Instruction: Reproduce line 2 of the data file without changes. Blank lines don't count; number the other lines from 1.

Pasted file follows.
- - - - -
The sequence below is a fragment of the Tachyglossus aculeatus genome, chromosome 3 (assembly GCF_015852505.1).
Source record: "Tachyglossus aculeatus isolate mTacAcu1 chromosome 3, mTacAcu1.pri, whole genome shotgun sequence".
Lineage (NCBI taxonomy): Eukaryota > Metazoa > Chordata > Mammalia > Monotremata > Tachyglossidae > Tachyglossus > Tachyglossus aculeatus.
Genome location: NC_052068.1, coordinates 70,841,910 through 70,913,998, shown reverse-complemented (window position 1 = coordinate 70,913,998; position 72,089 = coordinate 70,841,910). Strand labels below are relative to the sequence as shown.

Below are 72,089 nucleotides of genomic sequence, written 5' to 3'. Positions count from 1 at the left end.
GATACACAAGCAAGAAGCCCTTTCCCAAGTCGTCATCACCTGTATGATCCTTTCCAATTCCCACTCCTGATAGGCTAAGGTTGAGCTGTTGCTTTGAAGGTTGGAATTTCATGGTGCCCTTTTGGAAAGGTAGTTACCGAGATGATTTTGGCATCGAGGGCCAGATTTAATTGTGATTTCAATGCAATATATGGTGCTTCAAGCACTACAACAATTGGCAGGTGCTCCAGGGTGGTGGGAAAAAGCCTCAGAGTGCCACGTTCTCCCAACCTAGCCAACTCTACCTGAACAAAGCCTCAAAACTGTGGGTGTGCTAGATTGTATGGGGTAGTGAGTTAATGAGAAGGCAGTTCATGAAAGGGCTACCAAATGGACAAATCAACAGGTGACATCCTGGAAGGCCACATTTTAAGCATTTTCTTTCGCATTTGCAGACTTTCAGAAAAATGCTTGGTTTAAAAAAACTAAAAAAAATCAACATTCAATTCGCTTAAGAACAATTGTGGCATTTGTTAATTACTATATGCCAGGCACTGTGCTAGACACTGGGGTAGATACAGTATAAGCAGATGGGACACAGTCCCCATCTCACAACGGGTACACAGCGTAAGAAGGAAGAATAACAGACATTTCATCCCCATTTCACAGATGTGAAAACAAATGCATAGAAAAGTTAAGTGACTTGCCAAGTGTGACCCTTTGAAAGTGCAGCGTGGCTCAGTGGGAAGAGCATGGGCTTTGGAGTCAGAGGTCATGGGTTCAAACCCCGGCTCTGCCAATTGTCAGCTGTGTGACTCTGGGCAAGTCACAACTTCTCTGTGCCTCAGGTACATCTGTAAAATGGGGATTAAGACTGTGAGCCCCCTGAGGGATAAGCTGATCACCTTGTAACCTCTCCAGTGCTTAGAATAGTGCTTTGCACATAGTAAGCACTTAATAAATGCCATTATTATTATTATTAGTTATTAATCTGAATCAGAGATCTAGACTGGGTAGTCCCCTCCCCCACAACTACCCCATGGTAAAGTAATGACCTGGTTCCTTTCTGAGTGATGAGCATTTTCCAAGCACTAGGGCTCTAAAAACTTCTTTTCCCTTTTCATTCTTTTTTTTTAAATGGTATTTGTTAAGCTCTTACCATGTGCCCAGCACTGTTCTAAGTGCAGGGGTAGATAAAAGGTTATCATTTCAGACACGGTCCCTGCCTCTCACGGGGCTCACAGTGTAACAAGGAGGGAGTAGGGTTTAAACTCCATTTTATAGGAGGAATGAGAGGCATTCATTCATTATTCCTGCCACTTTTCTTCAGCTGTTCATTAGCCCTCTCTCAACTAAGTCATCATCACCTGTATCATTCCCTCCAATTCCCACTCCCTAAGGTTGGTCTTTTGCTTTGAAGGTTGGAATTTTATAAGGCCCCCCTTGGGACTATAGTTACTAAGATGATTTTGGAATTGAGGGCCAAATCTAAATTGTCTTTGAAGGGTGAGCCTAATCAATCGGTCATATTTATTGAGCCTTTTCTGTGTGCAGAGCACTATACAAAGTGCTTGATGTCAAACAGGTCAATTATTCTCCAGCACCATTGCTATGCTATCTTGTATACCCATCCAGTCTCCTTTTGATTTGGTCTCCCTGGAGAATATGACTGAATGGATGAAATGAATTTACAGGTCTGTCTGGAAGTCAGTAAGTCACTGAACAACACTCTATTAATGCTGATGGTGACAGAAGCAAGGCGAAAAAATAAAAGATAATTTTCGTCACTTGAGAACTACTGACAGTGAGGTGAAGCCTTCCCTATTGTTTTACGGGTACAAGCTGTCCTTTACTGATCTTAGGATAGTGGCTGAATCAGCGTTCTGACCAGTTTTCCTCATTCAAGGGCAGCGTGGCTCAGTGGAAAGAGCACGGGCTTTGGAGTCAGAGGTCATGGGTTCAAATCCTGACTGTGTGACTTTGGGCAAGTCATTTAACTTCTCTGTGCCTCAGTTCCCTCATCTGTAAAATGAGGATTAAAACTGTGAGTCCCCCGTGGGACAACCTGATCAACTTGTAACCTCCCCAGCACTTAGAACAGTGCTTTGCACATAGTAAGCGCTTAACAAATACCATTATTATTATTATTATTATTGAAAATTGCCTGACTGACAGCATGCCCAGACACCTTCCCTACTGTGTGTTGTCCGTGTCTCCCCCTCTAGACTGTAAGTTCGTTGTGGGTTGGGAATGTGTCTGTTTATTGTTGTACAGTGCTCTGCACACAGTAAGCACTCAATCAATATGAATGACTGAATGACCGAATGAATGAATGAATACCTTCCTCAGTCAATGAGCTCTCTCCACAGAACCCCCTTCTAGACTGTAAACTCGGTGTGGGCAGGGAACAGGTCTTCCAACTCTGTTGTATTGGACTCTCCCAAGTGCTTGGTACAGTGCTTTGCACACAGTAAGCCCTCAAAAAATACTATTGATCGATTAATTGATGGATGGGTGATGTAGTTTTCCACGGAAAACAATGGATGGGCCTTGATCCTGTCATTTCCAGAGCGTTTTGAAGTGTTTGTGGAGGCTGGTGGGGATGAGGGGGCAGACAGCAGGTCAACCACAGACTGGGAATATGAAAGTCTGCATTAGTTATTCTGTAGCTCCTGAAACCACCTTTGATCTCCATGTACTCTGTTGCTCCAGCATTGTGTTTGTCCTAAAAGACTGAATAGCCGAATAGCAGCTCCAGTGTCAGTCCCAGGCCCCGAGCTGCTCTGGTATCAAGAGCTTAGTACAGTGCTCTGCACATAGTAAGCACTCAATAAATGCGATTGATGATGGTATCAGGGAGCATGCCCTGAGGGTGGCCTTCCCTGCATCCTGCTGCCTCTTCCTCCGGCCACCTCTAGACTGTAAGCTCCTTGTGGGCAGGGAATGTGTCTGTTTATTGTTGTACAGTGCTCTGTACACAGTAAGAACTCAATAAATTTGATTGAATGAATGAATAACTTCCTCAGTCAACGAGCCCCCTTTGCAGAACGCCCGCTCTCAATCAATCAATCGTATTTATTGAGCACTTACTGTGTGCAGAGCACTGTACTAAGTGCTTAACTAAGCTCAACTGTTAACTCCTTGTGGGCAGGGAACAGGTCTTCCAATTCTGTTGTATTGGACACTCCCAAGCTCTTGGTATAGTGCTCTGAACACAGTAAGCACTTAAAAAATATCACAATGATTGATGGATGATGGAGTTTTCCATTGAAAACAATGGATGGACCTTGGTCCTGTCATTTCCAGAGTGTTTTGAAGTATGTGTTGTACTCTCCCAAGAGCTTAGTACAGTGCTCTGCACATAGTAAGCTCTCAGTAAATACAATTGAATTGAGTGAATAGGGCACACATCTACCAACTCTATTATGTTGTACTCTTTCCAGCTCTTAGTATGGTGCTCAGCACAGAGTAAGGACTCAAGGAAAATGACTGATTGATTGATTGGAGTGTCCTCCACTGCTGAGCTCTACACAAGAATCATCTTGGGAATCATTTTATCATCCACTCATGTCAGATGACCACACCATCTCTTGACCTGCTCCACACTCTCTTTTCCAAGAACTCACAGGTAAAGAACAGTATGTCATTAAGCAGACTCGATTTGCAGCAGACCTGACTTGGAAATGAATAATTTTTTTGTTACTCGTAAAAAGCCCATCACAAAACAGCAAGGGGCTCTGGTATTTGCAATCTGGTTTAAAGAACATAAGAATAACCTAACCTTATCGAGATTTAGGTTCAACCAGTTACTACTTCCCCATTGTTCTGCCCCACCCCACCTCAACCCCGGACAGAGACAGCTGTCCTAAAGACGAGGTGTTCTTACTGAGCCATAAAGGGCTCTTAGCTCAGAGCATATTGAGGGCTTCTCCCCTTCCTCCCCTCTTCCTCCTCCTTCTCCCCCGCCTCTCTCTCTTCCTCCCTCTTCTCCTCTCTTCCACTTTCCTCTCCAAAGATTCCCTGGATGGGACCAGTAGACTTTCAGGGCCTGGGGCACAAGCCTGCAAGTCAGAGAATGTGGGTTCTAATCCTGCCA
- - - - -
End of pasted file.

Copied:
Source record: "Tachyglossus aculeatus isolate mTacAcu1 chromosome 3, mTacAcu1.pri, whole genome shotgun sequence".